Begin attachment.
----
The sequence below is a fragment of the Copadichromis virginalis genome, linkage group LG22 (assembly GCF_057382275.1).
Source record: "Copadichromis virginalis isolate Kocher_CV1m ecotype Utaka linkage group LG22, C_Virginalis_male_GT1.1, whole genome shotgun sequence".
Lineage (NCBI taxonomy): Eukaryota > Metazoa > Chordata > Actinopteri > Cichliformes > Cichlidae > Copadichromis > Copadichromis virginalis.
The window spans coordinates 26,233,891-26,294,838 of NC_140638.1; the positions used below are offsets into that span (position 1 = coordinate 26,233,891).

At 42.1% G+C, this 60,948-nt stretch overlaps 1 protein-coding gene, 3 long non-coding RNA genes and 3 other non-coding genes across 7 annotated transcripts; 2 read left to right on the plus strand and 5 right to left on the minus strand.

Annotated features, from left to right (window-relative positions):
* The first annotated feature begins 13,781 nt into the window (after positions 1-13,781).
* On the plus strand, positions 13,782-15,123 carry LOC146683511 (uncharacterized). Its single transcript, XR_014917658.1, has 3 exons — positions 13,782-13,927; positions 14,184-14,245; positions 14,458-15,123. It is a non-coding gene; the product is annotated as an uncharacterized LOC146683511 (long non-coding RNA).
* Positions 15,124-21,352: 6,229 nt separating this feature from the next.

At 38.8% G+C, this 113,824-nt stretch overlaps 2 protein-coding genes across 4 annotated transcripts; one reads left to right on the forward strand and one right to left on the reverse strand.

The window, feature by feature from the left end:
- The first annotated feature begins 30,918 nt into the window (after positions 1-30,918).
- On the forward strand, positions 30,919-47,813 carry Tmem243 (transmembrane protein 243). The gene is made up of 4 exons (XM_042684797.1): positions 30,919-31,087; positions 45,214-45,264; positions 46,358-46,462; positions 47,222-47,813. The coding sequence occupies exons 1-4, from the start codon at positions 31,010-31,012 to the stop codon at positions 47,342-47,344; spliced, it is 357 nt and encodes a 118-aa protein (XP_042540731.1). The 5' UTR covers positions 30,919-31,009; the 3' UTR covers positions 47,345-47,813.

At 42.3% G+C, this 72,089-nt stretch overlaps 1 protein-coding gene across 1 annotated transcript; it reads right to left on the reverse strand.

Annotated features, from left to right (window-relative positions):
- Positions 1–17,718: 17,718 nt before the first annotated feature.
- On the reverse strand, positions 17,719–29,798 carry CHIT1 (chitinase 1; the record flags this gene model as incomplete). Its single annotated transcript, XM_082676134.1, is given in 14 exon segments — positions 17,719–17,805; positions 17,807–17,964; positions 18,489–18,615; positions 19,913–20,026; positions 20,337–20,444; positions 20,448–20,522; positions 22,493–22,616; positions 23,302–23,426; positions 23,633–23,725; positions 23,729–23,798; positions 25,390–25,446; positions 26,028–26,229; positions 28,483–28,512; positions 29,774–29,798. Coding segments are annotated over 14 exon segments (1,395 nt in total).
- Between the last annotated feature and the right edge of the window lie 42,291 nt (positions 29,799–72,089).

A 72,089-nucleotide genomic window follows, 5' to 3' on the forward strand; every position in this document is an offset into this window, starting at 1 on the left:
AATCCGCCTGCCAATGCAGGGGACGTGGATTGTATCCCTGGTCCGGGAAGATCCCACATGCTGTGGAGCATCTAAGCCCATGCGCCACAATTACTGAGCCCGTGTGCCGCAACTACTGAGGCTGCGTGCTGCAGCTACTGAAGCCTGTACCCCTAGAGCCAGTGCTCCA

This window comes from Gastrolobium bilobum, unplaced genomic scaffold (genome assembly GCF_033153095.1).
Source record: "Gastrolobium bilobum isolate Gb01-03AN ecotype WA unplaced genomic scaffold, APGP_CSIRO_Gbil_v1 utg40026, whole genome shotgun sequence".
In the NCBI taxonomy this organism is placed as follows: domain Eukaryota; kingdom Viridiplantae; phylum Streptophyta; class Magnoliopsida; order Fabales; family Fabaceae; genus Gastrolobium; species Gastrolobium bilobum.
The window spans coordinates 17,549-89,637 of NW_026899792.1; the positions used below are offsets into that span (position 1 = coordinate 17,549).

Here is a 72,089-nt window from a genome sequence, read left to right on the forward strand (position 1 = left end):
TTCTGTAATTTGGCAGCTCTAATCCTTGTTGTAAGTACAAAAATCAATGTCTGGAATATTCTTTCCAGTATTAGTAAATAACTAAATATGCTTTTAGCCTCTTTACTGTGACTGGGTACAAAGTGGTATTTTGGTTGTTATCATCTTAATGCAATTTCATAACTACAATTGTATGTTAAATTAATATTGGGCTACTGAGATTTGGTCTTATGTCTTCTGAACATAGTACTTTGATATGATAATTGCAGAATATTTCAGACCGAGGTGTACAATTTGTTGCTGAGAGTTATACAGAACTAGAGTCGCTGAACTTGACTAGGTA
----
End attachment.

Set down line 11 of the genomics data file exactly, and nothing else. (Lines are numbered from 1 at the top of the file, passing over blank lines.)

The window, feature by feature from the left end: